By NICO SCAVELLA
Tribune Staff Reporter
AN appellate judge has questioned whether a Supreme Court judge had the power to compel the government to cause Bahamas-born Jean Rony Jean-Charles to be returned to the Bahamas despite him having no right to remain in the country.
Acting appellate judge Sir Michael Barnett said on Friday that he was “struggling” over whether Justice Gregory Hilton could have ordered the state to see to Mr Jean-Charles’ return from Haiti, given his assertions that the man is not a citizen of this country, but conversely, based on the evidence, a Haitian national. In response, lead defence attorney Fred Smith, QC, submitted that the issue surrounding Mr Jean Charles’ status was irrelevant, he could not accept that his client is a non-citizen, mainly because he was born here.
In fielding Sir Michael’s assertions that one is either a citizen or a non-citizen, Mr Smith said there exists a third category of persons in the country in similar positions as Mr Jean-Charles who do not fall under certain categories under the Immigration Act that would compel the state to remove them.
Further, Mr Smith said while the assertion is Mr Jean-Charles is not a citizen and thus does not have an automatic right to remain in the Bahamas, he was, due to him being born here, entitled not to be expelled from the country as he was on November 24.
Mr Smith further submitted that under article 25 of the Constitution, Mr Jean-Charles enjoyed a right to move freely about the Bahamas and, coupled with there being no law requiring proof of status to remain in the country, was entitled not to be expelled from the Bahamas.
Thus, Mr Smith said when Justice Hilton made his order in January for the government to issue a travel document to Mr Jean-Charles to “allow and permit” him to travel from Haiti to the Bahamas, the judge was merely reversing the “abuse” Mr Jean-Charles endured by putting him in the same position he was in prior to his repatriation.
And where Justice Hilton ordered the minister and director of immigration to issue “such status” that would “permit him to remain in the Bahamas and to legally seek gainful employment”, Mr Smith submitted that was to further protect Mr Jean-Charles from being subjected from the same abuse he would have experienced.
As in the initial hearing in May, there was much debate over the discrepancy surrounding whether the individual immigration authorities said they deported — Jean Charles, and Mr Jean-Charles – are one and the same.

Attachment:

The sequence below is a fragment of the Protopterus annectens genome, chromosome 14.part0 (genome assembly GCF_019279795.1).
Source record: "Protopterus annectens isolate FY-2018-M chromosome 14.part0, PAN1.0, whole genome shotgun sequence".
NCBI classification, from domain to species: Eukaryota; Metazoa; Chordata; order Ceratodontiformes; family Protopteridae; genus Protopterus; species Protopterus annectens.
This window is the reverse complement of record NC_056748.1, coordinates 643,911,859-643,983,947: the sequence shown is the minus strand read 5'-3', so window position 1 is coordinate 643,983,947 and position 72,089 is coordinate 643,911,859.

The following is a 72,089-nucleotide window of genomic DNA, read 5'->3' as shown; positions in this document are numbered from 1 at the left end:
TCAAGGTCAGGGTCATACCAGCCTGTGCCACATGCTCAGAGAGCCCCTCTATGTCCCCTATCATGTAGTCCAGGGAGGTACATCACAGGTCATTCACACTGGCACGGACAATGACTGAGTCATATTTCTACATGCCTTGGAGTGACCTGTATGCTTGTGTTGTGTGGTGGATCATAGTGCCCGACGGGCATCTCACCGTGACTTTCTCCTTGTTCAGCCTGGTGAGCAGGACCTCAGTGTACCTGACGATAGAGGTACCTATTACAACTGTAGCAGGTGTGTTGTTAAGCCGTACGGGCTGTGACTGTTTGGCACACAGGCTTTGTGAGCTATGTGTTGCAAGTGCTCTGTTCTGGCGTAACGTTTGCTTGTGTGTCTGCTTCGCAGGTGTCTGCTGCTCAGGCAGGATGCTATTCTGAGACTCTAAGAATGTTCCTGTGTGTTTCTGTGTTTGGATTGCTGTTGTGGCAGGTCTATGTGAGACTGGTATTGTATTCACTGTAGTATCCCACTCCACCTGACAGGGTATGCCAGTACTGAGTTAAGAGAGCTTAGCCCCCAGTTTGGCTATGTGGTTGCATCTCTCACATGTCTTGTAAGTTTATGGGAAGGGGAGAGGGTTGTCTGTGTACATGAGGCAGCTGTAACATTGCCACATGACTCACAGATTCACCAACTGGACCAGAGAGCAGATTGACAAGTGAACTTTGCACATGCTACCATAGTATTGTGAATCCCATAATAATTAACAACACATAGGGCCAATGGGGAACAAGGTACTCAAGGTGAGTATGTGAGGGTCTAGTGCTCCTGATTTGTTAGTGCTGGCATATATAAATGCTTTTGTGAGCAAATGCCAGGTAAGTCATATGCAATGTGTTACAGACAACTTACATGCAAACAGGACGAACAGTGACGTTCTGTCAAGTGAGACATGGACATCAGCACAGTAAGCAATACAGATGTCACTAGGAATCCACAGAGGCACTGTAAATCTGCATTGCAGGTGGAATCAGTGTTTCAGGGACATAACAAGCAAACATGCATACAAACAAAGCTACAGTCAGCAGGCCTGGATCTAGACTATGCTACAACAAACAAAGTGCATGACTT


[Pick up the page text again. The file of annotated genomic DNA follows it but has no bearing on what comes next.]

According to a Return to Mr Smith’s writ of habeas corpus to have the government produce Mr Jean-Charles’ body, on September 18, 2017 an adult Haitian national who gave his name as “Jean Charles” and stated his date of birth as December 1, 1985, was arrested and detained by immigration officers during a routine status check on Fire Trail Road.
Due to “Jean Charles” being unable to provide officials with any documents or proof concerning his lawful presence in the Bahamas, he was taken to the detention centre for further processing relative to suspected contravention of the Immigration Act.
After an unsuccessful check at the Birth Registry for the name “Jean Charles” and the associated date of birth, that individual was returned to Haiti on a Bahamasair charter flight on November 24, 2017. He later confirmed his identity as “Jean Charles,” date of birth December 1, 1985 during a roll call of passengers prior to boarding.
Once the flight landed in Haiti, the man was handed over to Haitian authorities, and thus any custody or control of “Jean Charles” by the Bahamas government came to an end on November 24, 2017, the Crown maintained.
Sir Michael, during the initial hearing, noted that the issue was apparently unsolved by Justice Hilton as evidenced in his ruling when he said he was concerned” about the “uncertainty” surrounding the issue, and that there can be “no conclusive answer or determination on the question”.
Justice Hilton ultimately said he would refer to the individual in question as “Jean-Rony Jean Charles AKA Jean Charles”, however, the appellate judges, Sir Michael in particular, noted that the confusion over the issue is still a “live” one that has not been resolved to date.
Sir Michael thus questioned how Justice Hilton could have come to a conclusion on the constitutional motion if he had no conclusive answer as to who Mr Jean-Charles was/is, adding that the answer to that question was “fundamental” to the resolution of the constitutional motion.
During Friday’s hearing, Mr Smith suggested that the confusion over whether Mr Jean-Charles and the individual referred to as “Jean Charles” are one and the same was a non-issue, as Justice Hilton did not concern himself with the accuracy or identity of the individual, but rather the “body by whatsoever name he may be called”.